This method of killing was anything but “merciful” or “humane.” Acute carbon monoxide poisoning typically causes headache, dizziness, nausea, confusion and convulsions, and even at relatively high concentrations death is unlikely to occur before fifteen or twenty minutes have elapsed. Usually, the victims were left in the gas chambers for an hour to ensure that they were all dead before extractor fans were turned on and the bodies were removed by teams of “burners” (or “disinfectors,” as they termed themselves). Any gold teeth were extracted before the corpses were carted to nearby furnaces for cremation. Later, an urn of ashes was sent to each victim’s family (of course, any ashes would do, as far as the killing centres were concerned), together with a letter of condolence and a death certificate that gave a plausible cause of death.

Notwithstanding all of this deception, T-4’s attempts to keep the programme secret were doomed to failure almost as soon as it got under way. When the first group of patients left the asylum at Kaufbeuren-Irsee for Grafeneck, few of the asylum staff suspected that their charges were about to be executed. However, a few days later, the victims’ clothing and personal effects—stained with vomit, blood and faeces—were returned to the asylum. The medical staff instantly guessed what had happened to them, and word soon spread among the rest of the staff and the patients about the true destination of the grey buses. This pattern was repeated in all of the other asylums. Scared patients often tried to hide when the transports arrived and physically resisted being loaded aboard. Some were then manacled to their seats to stop them escaping. This should come as no surprise. Although National Socialist propaganda attempted to portray incurable psychiatric patients as frightening, sub-human monsters, in reality only a small minority could not comprehend what was happening to them. And many of the groups that were targeted—such as epileptics and paralytics—were not reason-impaired at all. At least one of the eighty or so patients who were forced onto the second transport from Kaufbeuren-Irsee asked for a priest so he could make his final confession.

Word of what was happening also spread in the localities of the killing centres as the personnel talked freely in pubs and cafés. And, of course, the local residents saw the buses arriving, followed shortly afterwards by smoke and fumes from the crematoria chimneys. It was so obvious what was going on that railway workers at Grafeneck removed their hats out of respect as transport trains passed through their station.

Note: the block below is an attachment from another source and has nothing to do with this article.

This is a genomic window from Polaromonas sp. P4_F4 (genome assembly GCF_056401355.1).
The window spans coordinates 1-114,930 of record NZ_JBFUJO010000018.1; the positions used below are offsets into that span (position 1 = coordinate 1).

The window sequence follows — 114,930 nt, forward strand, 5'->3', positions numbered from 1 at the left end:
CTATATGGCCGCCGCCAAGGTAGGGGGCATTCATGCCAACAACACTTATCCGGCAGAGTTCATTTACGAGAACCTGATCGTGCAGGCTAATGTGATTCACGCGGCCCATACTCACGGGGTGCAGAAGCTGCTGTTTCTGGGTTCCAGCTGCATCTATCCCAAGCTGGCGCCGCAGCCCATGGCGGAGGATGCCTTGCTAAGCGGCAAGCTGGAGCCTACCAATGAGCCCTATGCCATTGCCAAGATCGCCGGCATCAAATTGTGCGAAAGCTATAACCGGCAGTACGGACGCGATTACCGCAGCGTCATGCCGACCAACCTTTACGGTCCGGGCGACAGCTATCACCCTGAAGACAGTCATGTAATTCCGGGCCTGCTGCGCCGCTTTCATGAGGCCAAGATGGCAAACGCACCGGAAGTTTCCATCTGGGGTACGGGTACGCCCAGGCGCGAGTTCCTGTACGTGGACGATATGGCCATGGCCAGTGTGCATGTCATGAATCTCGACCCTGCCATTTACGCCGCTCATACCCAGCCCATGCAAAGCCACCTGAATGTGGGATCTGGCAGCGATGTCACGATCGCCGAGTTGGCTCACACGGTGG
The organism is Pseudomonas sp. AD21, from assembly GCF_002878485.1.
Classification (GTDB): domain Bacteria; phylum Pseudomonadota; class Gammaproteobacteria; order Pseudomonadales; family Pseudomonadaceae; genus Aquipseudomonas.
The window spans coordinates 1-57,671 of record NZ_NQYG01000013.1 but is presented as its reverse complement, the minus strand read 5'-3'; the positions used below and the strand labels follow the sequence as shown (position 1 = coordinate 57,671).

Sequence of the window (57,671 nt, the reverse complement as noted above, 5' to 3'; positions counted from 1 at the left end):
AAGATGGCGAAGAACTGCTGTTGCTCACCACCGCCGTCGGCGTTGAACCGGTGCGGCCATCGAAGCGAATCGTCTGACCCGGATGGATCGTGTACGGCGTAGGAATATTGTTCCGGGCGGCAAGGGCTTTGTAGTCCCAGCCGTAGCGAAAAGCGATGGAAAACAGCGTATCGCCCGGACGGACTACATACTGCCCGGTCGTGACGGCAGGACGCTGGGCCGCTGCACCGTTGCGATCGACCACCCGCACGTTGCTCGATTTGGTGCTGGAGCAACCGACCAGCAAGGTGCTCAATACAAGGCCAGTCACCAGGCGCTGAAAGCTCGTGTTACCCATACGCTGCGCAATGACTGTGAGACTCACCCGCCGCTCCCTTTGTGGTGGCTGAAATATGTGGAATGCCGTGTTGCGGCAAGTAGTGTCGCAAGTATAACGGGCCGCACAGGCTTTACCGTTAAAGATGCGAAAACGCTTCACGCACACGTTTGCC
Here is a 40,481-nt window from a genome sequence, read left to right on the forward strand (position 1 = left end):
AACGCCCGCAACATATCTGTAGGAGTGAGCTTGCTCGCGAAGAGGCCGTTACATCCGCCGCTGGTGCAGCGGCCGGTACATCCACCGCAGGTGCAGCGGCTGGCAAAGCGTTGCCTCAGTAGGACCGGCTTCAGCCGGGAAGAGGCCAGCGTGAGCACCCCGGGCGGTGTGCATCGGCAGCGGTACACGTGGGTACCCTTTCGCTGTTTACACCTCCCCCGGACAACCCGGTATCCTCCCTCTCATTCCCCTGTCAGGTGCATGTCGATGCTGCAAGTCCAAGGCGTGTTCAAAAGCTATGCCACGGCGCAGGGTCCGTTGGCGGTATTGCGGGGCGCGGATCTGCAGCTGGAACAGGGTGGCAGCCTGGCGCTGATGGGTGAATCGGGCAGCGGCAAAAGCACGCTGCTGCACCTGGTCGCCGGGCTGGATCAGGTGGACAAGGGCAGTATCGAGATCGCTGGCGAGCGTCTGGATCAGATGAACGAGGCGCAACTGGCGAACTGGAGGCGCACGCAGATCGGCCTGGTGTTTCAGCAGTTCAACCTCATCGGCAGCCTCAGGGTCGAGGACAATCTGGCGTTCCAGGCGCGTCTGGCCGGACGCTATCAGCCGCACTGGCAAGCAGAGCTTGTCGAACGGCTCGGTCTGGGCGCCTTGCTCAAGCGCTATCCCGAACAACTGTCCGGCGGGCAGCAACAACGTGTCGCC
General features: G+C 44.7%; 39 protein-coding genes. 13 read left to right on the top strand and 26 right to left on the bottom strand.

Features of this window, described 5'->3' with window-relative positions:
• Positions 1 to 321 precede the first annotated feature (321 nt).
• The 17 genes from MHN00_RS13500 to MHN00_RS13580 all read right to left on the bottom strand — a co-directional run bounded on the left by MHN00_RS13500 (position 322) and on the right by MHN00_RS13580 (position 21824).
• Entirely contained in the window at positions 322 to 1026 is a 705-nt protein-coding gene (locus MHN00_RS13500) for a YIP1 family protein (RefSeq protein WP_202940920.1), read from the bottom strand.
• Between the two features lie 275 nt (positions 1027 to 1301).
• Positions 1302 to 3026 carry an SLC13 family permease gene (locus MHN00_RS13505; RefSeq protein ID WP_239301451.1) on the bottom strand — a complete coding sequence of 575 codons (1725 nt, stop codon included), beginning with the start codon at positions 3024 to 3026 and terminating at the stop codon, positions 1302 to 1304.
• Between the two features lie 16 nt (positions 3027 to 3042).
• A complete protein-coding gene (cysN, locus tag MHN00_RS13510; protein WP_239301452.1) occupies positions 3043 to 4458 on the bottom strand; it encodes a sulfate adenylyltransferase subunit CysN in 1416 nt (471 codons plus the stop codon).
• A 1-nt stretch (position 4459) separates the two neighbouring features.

Furthermore, some of the victims’ families knew that the authorities were lying to them. Inevitably, mistakes were made by the administrators, so, for example, a sister might be told that her brother had died of acute appendicitis, even though he’d had an appendectomy fifteen years before. But even more importantly, the vast majority of the incurables were much-loved sons and daughters, brothers and sisters, mothers and fathers. Their families genuinely cared for them, were concerned about their fate and did not want them arbitrarily killed at the whim of the state. Therefore, as the death toll grew, so did resistance to the euthanasia programme. This reached surprisingly vociferous levels, given that it took place in Hitler’s Germany.

At first glance, this might be interpreted as an indication of pure compassion among the citizens of the Third Reich, as evidence that they were not prepared to accept the wholesale slaughter of innocent people purely because they were different from the rest of society. However, before drawing this conclusion, it should be remembered that there were no comparable demonstrations when the extermination of the Jews got under way. And there is nothing to suggest that the general population of Germany held particularly enlightened views about how the disabled and the mentally ill should be treated. In fact, they seemed to take issue with the manner in which the killing was carried out, rather than with the killing itself: no law had been passed to authorise the programme; relatives were not informed of the victim’s true fate; and the process appeared to have no rules. It may well have been the arbitrary nature of the programme that caused most concern, with many people understanding that anybody might need psychiatric treatment at some point in their life or might suffer an injury that leaves them permanently disabled. This would have been especially appreciated in Germany in 1940, because so many people had been through the horrors of the First World War and had seen friends and family members wounded or struck down by “shell-shock.”*

Whatever it was that motivated the protesters, they made their voices heard. Some organised rallies outside the killing centres. Others took their concerns directly to the asylums and managed to extricate their relatives from the clutches of T-4. Others, ironically, petitioned Hitler through the Führer Chancellery, not realising that this organisation was orchestrating the whole project. However, the most effective protests came from members of the Catholic Church. Foremost among these was the Bishop of Münster, Clemens August Graf von Galen.